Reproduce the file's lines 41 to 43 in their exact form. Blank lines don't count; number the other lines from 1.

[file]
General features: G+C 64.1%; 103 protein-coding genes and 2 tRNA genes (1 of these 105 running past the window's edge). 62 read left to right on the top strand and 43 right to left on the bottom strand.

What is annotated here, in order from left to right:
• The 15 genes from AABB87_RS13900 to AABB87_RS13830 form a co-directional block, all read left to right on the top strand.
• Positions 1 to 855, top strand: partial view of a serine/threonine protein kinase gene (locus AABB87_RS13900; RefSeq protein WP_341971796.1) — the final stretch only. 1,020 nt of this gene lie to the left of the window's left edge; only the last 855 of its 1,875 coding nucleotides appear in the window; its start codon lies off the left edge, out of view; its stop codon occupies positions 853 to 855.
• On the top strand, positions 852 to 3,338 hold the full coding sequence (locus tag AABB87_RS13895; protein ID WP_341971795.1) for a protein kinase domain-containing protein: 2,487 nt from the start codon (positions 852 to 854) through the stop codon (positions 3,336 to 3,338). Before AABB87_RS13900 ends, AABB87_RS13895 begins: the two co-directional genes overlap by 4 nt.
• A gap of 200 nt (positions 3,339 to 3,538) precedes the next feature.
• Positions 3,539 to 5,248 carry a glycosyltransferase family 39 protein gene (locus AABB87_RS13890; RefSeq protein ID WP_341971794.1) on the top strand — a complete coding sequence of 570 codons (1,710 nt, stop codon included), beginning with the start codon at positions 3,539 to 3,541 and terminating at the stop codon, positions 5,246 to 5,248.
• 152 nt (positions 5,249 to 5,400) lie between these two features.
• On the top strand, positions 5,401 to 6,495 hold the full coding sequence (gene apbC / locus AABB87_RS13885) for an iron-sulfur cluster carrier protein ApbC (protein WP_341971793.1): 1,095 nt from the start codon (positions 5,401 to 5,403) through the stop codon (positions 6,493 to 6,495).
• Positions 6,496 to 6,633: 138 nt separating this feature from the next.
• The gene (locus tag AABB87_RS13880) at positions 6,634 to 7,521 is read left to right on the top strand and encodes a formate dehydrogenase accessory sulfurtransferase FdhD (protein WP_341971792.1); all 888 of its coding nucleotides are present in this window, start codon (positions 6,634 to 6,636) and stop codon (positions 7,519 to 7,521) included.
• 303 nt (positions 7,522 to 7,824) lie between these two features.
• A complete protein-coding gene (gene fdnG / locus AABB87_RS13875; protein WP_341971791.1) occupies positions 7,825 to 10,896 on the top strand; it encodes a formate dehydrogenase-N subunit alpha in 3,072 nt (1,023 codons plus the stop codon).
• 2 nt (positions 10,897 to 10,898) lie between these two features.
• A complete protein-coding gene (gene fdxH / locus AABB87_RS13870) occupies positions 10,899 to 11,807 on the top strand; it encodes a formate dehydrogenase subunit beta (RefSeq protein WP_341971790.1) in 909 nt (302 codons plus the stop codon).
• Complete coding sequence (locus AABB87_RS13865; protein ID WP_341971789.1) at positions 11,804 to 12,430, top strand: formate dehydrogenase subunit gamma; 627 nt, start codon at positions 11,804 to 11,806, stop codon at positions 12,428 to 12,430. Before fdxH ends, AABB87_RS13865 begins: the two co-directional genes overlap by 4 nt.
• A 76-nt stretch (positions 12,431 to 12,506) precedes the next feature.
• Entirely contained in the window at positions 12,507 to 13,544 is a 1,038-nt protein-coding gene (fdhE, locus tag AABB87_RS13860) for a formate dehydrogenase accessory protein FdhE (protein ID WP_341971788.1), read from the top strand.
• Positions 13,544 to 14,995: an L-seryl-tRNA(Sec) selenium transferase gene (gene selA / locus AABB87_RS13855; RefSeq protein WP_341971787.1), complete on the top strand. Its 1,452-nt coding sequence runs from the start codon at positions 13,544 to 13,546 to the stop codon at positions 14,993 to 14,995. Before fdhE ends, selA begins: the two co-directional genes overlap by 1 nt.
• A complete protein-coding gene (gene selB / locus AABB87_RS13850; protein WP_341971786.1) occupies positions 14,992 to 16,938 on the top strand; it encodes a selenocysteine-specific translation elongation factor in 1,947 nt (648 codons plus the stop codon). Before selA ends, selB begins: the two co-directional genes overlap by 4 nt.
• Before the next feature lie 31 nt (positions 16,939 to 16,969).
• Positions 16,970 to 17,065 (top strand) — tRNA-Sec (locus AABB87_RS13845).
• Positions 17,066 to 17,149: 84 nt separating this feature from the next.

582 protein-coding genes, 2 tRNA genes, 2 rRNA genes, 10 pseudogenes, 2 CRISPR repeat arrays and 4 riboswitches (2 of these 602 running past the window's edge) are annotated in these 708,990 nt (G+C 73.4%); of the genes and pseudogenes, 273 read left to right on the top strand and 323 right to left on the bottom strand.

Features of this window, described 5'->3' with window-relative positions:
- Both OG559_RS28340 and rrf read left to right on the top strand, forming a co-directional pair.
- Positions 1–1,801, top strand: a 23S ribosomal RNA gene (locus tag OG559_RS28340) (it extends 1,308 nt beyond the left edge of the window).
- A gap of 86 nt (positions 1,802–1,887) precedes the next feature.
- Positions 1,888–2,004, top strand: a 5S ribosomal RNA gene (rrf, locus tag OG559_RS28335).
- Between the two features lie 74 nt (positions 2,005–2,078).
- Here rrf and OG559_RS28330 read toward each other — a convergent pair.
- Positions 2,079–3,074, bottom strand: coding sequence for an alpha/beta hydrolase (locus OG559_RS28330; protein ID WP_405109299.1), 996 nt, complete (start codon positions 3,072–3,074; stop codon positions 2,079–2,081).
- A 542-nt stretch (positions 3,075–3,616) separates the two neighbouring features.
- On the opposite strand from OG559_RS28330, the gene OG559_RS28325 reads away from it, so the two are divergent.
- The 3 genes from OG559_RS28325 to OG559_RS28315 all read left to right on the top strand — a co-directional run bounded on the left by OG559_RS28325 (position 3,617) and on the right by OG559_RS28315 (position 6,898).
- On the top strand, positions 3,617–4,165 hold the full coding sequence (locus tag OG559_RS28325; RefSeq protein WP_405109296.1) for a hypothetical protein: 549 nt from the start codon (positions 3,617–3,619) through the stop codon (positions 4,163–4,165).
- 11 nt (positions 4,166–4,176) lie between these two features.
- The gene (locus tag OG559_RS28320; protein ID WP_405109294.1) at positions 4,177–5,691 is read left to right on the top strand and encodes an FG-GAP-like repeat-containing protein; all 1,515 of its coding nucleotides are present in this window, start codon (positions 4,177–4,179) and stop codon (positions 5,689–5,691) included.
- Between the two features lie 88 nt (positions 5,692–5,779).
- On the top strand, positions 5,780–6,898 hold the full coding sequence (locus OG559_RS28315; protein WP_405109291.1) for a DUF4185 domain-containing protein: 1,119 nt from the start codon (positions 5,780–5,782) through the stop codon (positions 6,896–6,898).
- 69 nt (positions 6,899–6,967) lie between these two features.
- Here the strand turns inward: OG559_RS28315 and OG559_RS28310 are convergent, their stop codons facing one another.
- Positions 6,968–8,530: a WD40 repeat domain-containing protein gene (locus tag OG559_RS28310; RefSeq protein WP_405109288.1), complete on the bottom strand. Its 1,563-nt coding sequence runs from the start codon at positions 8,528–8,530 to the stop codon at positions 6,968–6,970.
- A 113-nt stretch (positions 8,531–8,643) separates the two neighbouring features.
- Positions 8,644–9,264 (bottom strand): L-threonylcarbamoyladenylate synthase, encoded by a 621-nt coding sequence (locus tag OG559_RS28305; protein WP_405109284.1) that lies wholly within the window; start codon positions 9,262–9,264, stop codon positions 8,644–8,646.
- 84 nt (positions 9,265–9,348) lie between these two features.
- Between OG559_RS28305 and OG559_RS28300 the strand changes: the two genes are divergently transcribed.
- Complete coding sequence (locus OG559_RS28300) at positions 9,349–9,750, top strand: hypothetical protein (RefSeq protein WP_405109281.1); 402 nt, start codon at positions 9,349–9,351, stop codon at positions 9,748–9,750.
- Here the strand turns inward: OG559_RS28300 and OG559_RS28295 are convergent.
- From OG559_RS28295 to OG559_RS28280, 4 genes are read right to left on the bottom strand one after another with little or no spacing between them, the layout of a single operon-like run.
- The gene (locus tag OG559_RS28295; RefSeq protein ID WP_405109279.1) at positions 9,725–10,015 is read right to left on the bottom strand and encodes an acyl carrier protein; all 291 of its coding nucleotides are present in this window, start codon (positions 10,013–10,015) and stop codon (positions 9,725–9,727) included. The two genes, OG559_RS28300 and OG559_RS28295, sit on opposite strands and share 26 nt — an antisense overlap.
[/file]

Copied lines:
- 69 nt (positions 6,899–6,967) lie between these two features.
- Here the strand turns inward: OG559_RS28315 and OG559_RS28310 are convergent, their stop codons facing one another.
- Positions 6,968–8,530: a WD40 repeat domain-containing protein gene (locus tag OG559_RS28310; RefSeq protein WP_405109288.1), complete on the bottom strand. Its 1,563-nt coding sequence runs from the start codon at positions 8,528–8,530 to the stop codon at positions 6,968–6,970.